Scientists invent film that cool objects with zero energy

Global Business

Scientists invent film that cool objects with zero energy

It’s a type of air conditioner you don’t plug in. It doesn’t consume energy and doesn’t emit greenhouse gases. A new film, about as thick as a sheet of aluminum foil, could be cooling buildings and many other objects in the years to come.

CGTN’s Hendrick Sybrandy reports. 

The material addresses the challenge of cooling buildings which absorb the harsh light of the sun each day.

 “We generate a huge amount of wasted heat and that cannot be dumped out,” Ronggui Yang of the University of Colorado Boulder said.

Yang and a team of engineers have developed a film that both reflects incoming solar rays and allows the object it covers to release heat in the form of infrared radiation. The process is called radiative cooling.

“That infrared light goes out through the so-called atmospheric window to outer space,” Yang said.

“The energy is going to keep going from the Earth’s surface and never come back,” added Xiaobo Yin, Yang’s colleague at C.U. Boulder who helped perfect the film, which is a thin, transparent plastic with tiny glass beads of a very precise size mixed in.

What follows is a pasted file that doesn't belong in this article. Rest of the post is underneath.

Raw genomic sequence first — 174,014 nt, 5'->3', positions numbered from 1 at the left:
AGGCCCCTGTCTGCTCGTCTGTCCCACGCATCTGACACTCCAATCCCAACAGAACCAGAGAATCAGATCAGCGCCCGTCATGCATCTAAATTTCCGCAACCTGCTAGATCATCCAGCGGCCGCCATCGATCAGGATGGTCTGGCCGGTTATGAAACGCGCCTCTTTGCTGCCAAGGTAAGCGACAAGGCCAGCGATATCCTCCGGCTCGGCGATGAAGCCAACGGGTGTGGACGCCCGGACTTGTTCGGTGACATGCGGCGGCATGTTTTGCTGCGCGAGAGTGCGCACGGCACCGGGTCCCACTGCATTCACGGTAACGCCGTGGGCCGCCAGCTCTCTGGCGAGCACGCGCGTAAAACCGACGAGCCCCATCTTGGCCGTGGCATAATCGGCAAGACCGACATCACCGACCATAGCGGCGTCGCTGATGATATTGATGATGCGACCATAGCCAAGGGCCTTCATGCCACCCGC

“This is probably the thinnest material you can ever imagine that allows you to do this process,” Yin said.

The film is much more energy-efficient than air conditioners, which use electricity and refrigerants, both of which contribute to greenhouse gas emissions. The film also works better in some places than others.

“You can potentially apply this material on windows,” Yang said. “It helps cooling down a house.”

Insulated roofs, on the other hand, are more difficult. The film could eventually help cool down power plants. Cars are another option.

“Think about if you apply one-meter-square film on every single car,” said Yin. “That’s already a tremendous business we’re talking about.”

The scientists’ research, published earlier this year in the journal Science, is the product of a $3 million grant from the U.S. Department of Energy. It’s already generated a lot of interest. The film, still awaiting a patent, has definite commercial possibilities.

“We do see great potential to put this in the market space,” said Yang.

The technology, which uses no electricity or water, could cool solar panels, making them more efficient and cost-effective than they are now. Testing on the film’s reliability and other issues continues in a Colorado lab.

“To us, it’s just a wonderful thing,” Yin said. “We should try to get everybody to use it, if we can.”

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